Tate & Lyle’s stevia sustainability project in China
Stevia is a low-calorie sweetener, which is rapidly growing in demand globally due to its health benefits over sugar. As a leading global provider of food and beverage ingredients, Tate & Lyle wants to ensure that the stevia market grows using environmentally sustainable and ethical practices.
In partnership with Tate & Lyle, Earthwatch is conducting research into the stevia supply chain in China, one of the largest producers in the world. Local scientists led by Earthwatch are studying the impact of stevia production on soil, water, waste and energy, as well as the effect on farming communities. The aim is to understand the impact of farming the crop in China, both for producers and the environment.
Tate & Lyle will use the insight gained to understand how their own operations affect the environment and local communities. Meanwhile, Earthwatch will work with Tate & Lyle to provide stevia growers with practical guidelines on how to minimise their impact on the planet.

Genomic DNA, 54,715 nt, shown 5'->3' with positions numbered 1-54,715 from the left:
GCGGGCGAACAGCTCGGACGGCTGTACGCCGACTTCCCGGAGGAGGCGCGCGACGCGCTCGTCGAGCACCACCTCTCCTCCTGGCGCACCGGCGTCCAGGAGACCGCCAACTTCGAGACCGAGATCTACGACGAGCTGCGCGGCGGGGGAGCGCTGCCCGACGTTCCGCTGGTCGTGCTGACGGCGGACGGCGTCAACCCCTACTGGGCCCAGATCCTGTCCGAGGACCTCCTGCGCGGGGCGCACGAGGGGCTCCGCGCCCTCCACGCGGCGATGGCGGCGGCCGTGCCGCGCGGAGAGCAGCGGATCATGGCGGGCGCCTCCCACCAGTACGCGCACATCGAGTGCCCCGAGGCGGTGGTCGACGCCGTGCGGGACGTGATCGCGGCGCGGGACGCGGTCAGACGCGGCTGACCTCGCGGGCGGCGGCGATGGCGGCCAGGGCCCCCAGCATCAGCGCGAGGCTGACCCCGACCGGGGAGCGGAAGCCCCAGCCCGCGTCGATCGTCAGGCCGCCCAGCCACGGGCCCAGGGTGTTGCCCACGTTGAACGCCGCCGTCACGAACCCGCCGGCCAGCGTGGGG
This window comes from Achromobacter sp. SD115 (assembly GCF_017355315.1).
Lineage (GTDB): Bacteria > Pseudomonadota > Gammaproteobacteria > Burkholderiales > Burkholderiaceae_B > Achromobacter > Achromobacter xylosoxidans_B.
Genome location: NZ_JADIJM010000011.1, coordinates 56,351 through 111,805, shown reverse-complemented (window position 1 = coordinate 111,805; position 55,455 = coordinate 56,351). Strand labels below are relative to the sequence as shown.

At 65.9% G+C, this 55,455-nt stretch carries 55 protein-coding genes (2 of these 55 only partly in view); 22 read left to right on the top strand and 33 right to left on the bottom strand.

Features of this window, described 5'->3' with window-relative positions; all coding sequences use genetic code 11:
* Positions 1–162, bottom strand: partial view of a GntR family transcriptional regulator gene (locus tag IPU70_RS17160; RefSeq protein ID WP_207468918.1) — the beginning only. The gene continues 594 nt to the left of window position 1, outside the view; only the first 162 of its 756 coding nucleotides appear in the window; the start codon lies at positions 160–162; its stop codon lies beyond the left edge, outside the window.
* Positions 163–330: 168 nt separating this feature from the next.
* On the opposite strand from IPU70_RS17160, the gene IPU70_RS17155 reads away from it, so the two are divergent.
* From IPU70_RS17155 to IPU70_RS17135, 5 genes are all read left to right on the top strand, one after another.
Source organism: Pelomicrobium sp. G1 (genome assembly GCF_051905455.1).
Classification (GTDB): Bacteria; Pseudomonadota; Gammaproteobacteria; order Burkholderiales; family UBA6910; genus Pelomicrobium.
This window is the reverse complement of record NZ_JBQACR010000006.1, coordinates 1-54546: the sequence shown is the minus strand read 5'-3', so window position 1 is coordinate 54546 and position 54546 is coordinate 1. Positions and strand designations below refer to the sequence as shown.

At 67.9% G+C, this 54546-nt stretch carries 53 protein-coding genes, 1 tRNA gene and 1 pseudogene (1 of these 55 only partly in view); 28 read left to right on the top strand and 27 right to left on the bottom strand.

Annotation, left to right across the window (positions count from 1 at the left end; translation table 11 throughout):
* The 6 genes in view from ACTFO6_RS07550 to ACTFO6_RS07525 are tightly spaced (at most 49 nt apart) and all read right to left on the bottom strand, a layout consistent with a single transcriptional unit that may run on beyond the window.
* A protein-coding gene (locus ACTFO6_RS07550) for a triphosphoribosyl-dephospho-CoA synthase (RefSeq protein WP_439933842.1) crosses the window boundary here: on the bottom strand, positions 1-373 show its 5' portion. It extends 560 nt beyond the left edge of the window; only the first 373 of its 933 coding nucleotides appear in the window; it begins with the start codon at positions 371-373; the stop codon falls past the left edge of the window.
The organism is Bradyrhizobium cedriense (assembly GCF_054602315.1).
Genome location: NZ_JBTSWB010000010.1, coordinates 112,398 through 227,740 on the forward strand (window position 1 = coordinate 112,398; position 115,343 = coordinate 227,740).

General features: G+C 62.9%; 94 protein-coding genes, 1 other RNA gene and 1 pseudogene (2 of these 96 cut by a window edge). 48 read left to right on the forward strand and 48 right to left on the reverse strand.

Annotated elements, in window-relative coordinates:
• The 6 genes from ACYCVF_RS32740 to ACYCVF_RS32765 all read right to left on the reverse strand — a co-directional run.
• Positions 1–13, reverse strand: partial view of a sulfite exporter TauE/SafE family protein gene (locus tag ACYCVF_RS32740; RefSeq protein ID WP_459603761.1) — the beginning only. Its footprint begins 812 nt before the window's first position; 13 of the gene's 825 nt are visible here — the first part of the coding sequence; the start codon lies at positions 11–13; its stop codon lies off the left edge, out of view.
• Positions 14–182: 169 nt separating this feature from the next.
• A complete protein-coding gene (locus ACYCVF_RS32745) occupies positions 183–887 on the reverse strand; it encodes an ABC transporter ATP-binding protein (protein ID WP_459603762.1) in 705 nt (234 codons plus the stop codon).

Nurturing pollinating insects in India
India’s Kullu Valley is an important area for agriculture, especially orchards for apples and other fruit. However, as a result of climate change and pesticide use, the populations of bees and other pollinating insects is declining. This in turn has led to a reduced apple crop, threatening the livelihoods of local people who depend on farming for income.
One crucial gap in our knowledge is how agriculture in the Kullu Valley is affected by the decline of plants known as ‘bee flora’, which attract pollinating insects. This has the potential to hamper sustainable agriculture in the region.
Earthwatch is partnering with a local research institute to study the biodiversity in the Kullu Valley, focusing on bee flora. We are also investigating how agriculture benefits local communities, and how encouraging natural pollination by insects could make farming sustainable once more.
So far, the project has trained and equipped more than 50 local farmers and youths to become beekeepers. In addition, 350 people have been trained about the importance of bee flora, leading to the planting of 2,000 varieties of these important plants. The data collected has also contributed to the Global Pollination Project, a worldwide initiative for the conservation of pollinating insects.